AP Review OVER GRAPHS

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1. Production Possibilities Curve
2. Supply
3. Demand
4. Dollars market/currency
5. Money market
6. Loanable Funds
7. Phillips Curve
8. Ceiling
9. Floor
10. ADAS with SRAS and LRAS
1.
2.
3.
4.
5.
6.
7.
Production Possibilities Frontier
Supply and Demand
Currency Market
AD-AS Model
Loanable Funds Model
Phillips Curve
Money Market
1
Production Possibilities Graph
• Assumptions:
– Full Employment
– Fixed Resources and Technology
• Movements
– Along curve shows opportunity cost
– Outward shift illustrates economic growth
– Inward shift indicates destruction of resources
• Producing Capital Goods will lead to greater economic
growth than producing consumer goods. (Butter will
lead to more growth than guns)
Production Possibilities Graph
Capital
Goods
Points A,B,C, are efficient pts.
Point D is underutilization
Point E is economic growth
A
May Lead to most
Future economic growth
E
B
D
C
Consumer Goods
2
Supply and Demand
• Demand Changes when:
– Income changes
– Related Products, complements and substitutes,
(price or quality change)
– Expectations (future price change)
– Consumers (more or less added)
– Tastes, Fads, Preferences change
Demand Increase: As Demand Increases, Price and
Quantity Increase as well.
Price
S1
P2
P1
D2
D1
Q1
Q2
Quantity
Demand Decrease: As Demand Decreases, Price and
Quantity decrease as well
Price
S1
P1
P2
D1
D2
Q2
Q1
Quantity
• Supply Changes When:
– Input prices change (resources and wages)
– Government (tariffs, quotas, and subsidies)
– Number of sellers change
– Expectations (about price and product profitability
change)
– Disasters (weather, strikes, etc..)
Supply Increase: As Supply Increases, Quantity
Increases, but Price Falls.
S1
Price
S2
P1
P2
D1
Q1
Q2
Quantity
Supply Decrease: As Supply Decreases, Quantity
Decreases, but Price Increases.
S2
Price
S1
P2
P1
D1
Quantity
Q2
Q1
Price Floor
1. Price set above
equilibrium
2. Producers produce
too much
3. Consumers
demand less than
what is produced
4. Surplus created –
Qs > Qd
D
S
P
P
Surplus
Qd
Price Ceiling
1. Price set below
equilibrium
2. Consumers
demand too much
3. Producers produce
too little
4. Shortage created –
Qd > Qs
D
S
P
P
Shortage
Qs
Qd
Qd
3
Currency Market
Currency Terms
• Appreciation: Currency is increasing in
demand (stronger dollar)
– U.S. Currency will appreciate when
• more foreigners: travel to the U.S.,
• buy more U.S. goods or services, or
• buy the U.S. dollar to invest in bonds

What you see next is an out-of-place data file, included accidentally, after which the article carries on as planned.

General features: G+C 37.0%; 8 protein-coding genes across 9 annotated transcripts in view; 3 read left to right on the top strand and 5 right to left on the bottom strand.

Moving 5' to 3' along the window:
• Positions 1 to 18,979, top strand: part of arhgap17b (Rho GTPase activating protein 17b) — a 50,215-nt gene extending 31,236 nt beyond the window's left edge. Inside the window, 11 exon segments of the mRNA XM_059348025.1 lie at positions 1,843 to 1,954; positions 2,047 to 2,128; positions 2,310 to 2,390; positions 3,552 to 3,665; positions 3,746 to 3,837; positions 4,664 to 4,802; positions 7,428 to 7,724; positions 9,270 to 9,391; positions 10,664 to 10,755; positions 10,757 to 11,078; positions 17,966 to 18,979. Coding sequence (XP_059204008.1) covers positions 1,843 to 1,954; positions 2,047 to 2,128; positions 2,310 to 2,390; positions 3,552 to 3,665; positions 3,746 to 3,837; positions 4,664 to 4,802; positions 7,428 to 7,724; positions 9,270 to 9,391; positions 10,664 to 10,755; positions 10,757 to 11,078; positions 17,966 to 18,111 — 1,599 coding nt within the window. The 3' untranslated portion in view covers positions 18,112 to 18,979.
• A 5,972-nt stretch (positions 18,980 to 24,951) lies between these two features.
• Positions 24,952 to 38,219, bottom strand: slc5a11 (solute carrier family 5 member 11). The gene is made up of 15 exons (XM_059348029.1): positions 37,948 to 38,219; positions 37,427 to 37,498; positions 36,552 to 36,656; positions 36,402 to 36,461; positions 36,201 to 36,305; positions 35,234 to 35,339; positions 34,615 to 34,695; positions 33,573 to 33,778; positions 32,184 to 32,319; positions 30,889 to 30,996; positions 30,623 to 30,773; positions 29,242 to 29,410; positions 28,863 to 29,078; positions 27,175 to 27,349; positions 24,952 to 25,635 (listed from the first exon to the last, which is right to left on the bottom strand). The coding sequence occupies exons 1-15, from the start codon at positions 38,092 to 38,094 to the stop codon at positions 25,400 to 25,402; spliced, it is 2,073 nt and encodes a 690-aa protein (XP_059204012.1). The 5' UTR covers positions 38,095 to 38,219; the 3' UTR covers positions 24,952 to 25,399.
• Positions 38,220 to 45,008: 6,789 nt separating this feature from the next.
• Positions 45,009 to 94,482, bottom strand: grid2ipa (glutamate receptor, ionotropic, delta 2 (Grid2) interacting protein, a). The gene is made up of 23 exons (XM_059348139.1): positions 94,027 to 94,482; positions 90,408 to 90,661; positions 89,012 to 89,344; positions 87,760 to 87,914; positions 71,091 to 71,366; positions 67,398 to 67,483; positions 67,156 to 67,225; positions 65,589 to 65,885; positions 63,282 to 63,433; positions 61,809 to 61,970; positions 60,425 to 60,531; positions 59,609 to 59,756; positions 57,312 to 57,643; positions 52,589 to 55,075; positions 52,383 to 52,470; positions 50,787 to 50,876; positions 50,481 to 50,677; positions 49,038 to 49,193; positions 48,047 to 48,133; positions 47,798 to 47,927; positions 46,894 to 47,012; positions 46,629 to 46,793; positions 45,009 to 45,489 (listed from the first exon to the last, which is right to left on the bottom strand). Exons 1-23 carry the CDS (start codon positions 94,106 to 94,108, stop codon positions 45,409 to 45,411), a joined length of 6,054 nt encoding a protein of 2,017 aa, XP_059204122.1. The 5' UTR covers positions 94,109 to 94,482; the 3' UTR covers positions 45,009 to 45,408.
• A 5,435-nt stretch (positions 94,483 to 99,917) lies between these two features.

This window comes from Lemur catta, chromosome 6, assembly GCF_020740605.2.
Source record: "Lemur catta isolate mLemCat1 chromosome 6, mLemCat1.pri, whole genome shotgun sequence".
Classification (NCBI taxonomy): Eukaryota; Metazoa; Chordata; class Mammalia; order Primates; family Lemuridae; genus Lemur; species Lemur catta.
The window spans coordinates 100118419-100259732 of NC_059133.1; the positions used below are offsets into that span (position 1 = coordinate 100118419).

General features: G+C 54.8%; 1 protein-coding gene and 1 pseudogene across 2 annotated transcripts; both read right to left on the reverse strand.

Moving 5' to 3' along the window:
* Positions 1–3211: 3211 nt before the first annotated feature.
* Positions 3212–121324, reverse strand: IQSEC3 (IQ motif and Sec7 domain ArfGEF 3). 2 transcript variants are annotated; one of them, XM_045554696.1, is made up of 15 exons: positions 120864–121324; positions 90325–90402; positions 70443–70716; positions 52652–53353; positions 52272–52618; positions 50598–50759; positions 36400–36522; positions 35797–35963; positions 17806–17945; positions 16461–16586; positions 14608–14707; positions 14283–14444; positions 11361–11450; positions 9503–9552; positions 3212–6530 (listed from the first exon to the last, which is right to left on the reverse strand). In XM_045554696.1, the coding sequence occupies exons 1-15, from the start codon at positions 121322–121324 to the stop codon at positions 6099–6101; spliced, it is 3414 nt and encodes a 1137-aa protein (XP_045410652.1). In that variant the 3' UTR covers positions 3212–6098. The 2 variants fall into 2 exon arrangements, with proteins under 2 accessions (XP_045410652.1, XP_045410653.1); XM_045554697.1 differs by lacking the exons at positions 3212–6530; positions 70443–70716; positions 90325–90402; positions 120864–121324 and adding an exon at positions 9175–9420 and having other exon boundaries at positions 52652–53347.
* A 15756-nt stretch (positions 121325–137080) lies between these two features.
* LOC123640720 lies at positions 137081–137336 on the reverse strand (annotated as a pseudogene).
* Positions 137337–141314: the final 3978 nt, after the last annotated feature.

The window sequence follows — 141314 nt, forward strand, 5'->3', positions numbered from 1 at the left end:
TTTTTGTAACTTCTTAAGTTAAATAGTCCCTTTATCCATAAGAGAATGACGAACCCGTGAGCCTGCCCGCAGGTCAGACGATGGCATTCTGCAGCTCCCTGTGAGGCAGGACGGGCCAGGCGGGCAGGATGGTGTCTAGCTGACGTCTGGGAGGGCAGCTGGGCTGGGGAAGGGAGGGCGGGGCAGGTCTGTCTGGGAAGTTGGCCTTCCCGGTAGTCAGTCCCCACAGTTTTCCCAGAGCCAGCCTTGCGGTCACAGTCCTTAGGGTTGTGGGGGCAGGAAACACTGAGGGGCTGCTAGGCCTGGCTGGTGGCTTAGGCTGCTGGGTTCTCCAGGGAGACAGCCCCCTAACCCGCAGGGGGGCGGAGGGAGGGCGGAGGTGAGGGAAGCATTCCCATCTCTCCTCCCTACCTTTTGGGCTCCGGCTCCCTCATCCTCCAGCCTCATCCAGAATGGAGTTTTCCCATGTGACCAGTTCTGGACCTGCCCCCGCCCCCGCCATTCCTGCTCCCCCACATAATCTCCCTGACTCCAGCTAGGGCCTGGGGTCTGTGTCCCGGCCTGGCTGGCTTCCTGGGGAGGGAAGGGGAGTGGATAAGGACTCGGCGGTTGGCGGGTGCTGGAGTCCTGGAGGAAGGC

Currency Terms
• Depreciation: Currency is decreasing in
demand (weaker dollar) Being SUPPLIED
in exchange for other currency.
– U.S. Currency will depreciate when fewer
foreigners: travel to the U.S., buy fewer
U.S. goods or services, or sell the U.S.
dollar to invest in their own bonds
4
AD-AS Model
Aggregate Demand
Downward sloping:
1. Real-Balances Effect: change
in purchasing power
Price
Level
2. Interest-Rate Effect: Higher
interest rates curtail spending
3. Foreign Purchase Effect:
Substitute foreign products for
U.S. products
AD (C + I + G + X)
Real GDP
Aggregate Demand
• Determinants of AD:
– C + I + G + Nx
– An increase in any of these will increase AD and shift
the curve to the right.
– A decrease in any of these will cause a decrease in AD
and shift the curve to the left
Aggregate Demand Determinants
• Consumption
–
–
–
–
Wealth
Expectations
Debt
Taxes
• Investment
– Interest Rates
– Expected Returns
• Technology
• Inventories
• Taxes
• Government
– Change in Gov. spending
• Net Exports
– National Income Abroad
– Exchange Rates
Aggregate Supply Factors:
• R: resource prices (wages and materials,
as well as OIL)
• A: actions by government (Taxes,
Subsidies, more regulation)
• P: productivity (better technology)
Aggregate Supply
• Short Run:
– Assumes that nominal wages
are “sticky” and do not
respond to price level
changes.
– Is Upward sloping as
businesses will increase
output to maximize profits
• Long Run:
– Curve is vertical because the
economy is at its fullemployment output.
– As prices go up, wages have
adjusted so there is no
incentive to increase
production.
LRAS
SRAS
P
AD
Y
Real GDP or Real output or Real income
Recessionary Gap
Inflationary Gap
5
Loanable Funds
Loanable Funds Market
Demand for Loanable Funds
Loanable funds are used for three purposes
1. Business Investment
2. Government deficit financing
3. International Investment or lending
Demand for Loanable Funds Curve
The demand for loanable funds shows the relationship between the real interest rate
and the quantity of loanable funds demanded. It shows that the quantity of loanable
funds will be lower at a high real interest rate than at a lower real interest rate.
Loanable Funds Market
Supply of Loanable Funds
Loanable funds come from three places
1. Private savings
2. Governmental budget surpluses
3. International borrowing
Supply of Loanable Funds Curve
i
6%
4%
40
60
LF
Equilibrium in the Loanable Funds Market
Shifts in Demand for Loanable Funds
The major determinant of the demand for loanable funds is expected profit. When
the expected profit changes, the demand for loanable funds changes. The greater
the expected profit of new capital, the greater is the amount of investment and the
greater is the demand for loanable funds. When the expected profit increases and
we earn more from our investment, the more affordable it becomes to borrow
loanable funds – even when the interest rate.
Shifts in Supply of Loanable Funds
1. Disposable income (shifts the supply of
loanable funds)
2. Wealth (shifts the supply of loanable
funds)
3. Expected future income (shifts the supply
of loanable funds)
4. Default risk (shifts the supply of loanable
funds)
6
Phillips Curve
7
Money Market
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